“Indeed,” Mr. Godwin agreed, trying to look over the hats and bonnets of the crowd. “I hope we aren’t walking into an enclosure of stampeding elephants at the city zoo.”
“I hope we aren’t walking off a short pier into shark-infested waters,” Jane shivered.
Mr. Godwin nodded, “I hope we aren’t being shanghai’d aboard a pirate vessel and about to set sail to the edge of the earth.”
They might have gone on that way for hours, but they were fast approaching the gate. The two particular top hats were a ways ahead of them… but still in sight. The men passed through the gate with papers in their gloved hands. One of the men tucked a ticket into his jacket pocket and rubbed his hands vigorously. Jane and Mr. Godwin were third or fourth in line behind a sandwich board and finally able to read it:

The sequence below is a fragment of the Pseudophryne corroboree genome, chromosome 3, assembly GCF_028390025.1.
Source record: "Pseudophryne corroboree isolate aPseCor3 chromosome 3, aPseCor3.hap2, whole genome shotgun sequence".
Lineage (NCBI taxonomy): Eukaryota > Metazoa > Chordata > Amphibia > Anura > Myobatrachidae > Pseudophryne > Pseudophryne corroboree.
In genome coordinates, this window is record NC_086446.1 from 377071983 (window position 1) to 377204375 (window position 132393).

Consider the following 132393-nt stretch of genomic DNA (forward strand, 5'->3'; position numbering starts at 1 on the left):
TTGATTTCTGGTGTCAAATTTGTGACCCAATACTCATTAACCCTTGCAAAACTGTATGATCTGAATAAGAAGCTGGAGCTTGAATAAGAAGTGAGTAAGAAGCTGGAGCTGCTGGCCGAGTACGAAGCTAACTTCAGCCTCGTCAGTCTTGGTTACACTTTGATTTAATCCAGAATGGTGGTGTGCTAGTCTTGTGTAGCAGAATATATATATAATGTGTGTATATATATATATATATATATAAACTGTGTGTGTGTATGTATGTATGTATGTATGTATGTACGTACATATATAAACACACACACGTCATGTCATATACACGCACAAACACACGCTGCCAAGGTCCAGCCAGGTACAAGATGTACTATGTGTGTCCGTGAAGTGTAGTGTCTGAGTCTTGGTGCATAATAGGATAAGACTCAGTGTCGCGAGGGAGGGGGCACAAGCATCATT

Rugged Lark 50-1
Lady Grey 3-1
Golden Hoof 10-1
Lilting Lily 9-1
John’s Firecracker 15-1
Cousin Imogene 12-1
Jane looked quizzically. Mr. Godwin clapped a hand across his face. “Well, I’ll be damned!” he exclaimed, immediately apologizing to Jane.
“You sound like your brother,” she teased. ‘But I don’t understand. Is this a theatre or a pirate ship?”
“It’s a horse race.” He pointed at the board. “As luck has it there’s a horse called ‘Cousin Imogene’ running. What are the odds?” he asked rhetorically.
“Twelve to one,” Jane supplied, looking terribly disappointed.
“Well, look at it this way,” Mr. Godwin began, walking back for a carriage, “We had a lovely breakfast, and luncheon, and a wonderful adventure on a particularly pleasant day…”